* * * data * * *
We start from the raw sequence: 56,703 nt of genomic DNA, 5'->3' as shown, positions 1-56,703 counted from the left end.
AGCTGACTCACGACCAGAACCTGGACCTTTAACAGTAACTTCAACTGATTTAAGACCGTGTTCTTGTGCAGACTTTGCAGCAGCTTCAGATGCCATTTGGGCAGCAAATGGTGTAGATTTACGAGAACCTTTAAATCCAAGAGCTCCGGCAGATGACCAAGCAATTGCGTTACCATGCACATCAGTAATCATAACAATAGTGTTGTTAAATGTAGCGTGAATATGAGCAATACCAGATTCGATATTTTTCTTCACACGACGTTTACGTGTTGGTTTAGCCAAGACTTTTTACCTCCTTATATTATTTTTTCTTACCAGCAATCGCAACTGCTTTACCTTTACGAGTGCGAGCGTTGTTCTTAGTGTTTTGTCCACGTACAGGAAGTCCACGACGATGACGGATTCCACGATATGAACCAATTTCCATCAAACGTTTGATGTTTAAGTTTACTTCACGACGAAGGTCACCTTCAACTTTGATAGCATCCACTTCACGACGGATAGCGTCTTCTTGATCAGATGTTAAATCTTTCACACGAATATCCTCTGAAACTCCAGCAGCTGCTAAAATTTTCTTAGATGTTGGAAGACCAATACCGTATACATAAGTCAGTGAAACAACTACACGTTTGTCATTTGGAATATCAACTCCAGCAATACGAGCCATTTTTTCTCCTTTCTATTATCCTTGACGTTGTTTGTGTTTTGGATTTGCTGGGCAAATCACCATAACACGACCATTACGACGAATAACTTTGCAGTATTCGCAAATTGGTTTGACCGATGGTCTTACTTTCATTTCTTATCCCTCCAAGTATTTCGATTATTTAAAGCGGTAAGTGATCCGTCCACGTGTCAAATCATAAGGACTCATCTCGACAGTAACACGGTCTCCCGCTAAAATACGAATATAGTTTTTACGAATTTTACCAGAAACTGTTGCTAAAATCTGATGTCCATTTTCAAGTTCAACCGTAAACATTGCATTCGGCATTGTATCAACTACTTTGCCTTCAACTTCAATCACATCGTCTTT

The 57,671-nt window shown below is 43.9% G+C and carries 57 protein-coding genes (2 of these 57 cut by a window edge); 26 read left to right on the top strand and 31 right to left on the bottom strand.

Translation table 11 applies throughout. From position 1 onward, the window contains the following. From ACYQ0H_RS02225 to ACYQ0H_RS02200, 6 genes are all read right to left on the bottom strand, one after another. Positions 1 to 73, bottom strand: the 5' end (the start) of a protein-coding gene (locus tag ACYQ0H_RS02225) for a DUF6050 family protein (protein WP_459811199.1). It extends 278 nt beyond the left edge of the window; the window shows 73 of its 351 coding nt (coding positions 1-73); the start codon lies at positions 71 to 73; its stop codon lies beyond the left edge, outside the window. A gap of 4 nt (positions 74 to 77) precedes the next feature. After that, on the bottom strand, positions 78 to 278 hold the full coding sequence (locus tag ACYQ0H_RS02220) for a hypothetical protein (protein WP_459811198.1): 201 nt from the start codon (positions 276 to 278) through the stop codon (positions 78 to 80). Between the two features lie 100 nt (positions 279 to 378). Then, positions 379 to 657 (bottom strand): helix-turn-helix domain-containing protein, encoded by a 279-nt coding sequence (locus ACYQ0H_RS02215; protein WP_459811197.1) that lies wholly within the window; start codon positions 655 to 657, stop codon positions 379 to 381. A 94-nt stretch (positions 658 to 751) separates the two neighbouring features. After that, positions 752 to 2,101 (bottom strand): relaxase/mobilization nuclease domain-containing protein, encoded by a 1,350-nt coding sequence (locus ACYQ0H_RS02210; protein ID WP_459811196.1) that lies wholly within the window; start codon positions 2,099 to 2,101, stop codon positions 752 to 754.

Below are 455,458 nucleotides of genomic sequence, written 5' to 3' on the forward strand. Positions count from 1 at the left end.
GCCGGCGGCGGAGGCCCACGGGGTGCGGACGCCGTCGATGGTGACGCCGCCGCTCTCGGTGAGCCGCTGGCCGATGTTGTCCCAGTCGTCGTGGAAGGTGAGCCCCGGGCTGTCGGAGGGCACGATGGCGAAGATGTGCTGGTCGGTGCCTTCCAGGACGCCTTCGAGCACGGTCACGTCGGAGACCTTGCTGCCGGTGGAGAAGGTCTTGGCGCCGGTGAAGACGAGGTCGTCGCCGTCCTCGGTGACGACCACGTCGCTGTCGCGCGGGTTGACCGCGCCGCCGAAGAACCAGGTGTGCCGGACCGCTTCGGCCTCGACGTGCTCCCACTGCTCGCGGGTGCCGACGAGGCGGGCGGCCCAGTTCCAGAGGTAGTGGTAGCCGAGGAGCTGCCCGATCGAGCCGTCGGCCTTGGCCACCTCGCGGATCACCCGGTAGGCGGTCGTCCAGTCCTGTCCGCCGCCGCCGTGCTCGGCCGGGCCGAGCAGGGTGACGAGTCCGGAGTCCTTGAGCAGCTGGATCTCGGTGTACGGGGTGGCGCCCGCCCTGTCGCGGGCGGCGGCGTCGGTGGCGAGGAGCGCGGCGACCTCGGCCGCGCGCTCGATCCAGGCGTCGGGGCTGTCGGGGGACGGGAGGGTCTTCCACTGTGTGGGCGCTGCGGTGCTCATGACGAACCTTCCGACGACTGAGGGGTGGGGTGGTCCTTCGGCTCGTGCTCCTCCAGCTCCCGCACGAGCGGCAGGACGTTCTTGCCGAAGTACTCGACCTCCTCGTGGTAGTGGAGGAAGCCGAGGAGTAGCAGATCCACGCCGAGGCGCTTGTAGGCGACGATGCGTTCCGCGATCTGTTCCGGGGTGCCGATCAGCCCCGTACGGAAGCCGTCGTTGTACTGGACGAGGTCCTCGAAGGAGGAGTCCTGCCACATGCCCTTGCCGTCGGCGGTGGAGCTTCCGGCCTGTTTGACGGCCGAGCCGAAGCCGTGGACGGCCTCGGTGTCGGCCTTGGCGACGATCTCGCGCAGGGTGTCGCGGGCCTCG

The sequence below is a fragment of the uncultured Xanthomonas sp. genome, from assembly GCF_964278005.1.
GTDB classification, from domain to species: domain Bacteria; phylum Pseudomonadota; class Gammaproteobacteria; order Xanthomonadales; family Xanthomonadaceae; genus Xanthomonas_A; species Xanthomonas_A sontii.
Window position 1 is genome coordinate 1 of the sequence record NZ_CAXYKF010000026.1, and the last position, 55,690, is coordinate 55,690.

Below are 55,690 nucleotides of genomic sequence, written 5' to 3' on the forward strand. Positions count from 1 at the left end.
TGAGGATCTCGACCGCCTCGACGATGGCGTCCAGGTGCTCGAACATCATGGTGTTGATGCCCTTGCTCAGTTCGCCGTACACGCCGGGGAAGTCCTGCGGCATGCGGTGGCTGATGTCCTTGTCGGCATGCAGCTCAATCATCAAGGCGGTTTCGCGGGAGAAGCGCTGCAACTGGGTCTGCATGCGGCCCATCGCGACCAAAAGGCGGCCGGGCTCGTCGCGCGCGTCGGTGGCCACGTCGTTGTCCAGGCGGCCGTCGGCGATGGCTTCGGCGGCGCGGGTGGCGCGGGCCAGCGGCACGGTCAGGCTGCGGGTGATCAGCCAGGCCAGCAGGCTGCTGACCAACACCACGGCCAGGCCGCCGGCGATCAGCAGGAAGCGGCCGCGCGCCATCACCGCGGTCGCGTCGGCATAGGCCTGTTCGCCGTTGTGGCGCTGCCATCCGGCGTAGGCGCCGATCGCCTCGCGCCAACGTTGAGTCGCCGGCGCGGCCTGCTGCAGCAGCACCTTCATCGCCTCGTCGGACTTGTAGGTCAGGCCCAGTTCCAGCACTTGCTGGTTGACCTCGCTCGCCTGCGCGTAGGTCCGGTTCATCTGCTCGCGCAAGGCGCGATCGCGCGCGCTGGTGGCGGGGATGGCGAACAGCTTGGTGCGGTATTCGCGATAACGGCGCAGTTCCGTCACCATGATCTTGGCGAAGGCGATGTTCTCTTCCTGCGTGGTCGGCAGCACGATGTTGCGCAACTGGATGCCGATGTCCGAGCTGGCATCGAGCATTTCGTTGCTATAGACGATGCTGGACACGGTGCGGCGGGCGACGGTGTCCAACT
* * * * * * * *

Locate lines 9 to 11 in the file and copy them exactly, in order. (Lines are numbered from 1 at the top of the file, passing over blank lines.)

Window position 1 is genome coordinate 1 of the sequence record NZ_CAXYKF010000026.1, and the last position, 55,690, is coordinate 55,690.

Below are 55,690 nucleotides of genomic sequence, written 5' to 3' on the forward strand. Positions count from 1 at the left end.
TGAGGATCTCGACCGCCTCGACGATGGCGTCCAGGTGCTCGAACATCATGGTGTTGATGCCCTTGCTCAGTTCGCCGTACACGCCGGGGAAGTCCTGCGGCATGCGGTGGCTGATGTCCTTGTCGGCATGCAGCTCAATCATCAAGGCGGTTTCGCGGGAGAAGCGCTGCAACTGGGTCTGCATGCGGCCCATCGCGACCAAAAGGCGGCCGGGCTCGTCGCGCGCGTCGGTGGCCACGTCGTTGTCCAGGCGGCCGTCGGCGATGGCTTCGGCGGCGCGGGTGGCGCGGGCCAGCGGCACGGTCAGGCTGCGGGTGATCAGCCAGGCCAGCAGGCTGCTGACCAACACCACGGCCAGGCCGCCGGCGATCAGCAGGAAGCGGCCGCGCGCCATCACCGCGGTCGCGTCGGCATAGGCCTGTTCGCCGTTGTGGCGCTGCCATCCGGCGTAGGCGCCGATCGCCTCGCGCCAACGTTGAGTCGCCGGCGCGGCCTGCTGCAGCAGCACCTTCATCGCCTCGTCGGACTTGTAGGTCAGGCCCAGTTCCAGCACTTGCTGGTTGACCTCGCTCGCCTGCGCGTAGGTCCGGTTCATCTGCTCGCGCAAGGCGCGATCGCGCGCGCTGGTGGCGGGGATGGCGAACAGCTTGGTGCGGTATTCGCGATAACGGCGCAGTTCCGTCACCATGATCTTGGCGAAGGCGATGTTCTCTTCCTGCGTGGTCGGCAGCACGATGTTGCGCAACTGGATGCCGATGTCCGAGCTGGCATCGAGCATTTCGTTGCTATAGACGATGCTGGACACGGTGCGGCGGGCGACGGTGTCCAACT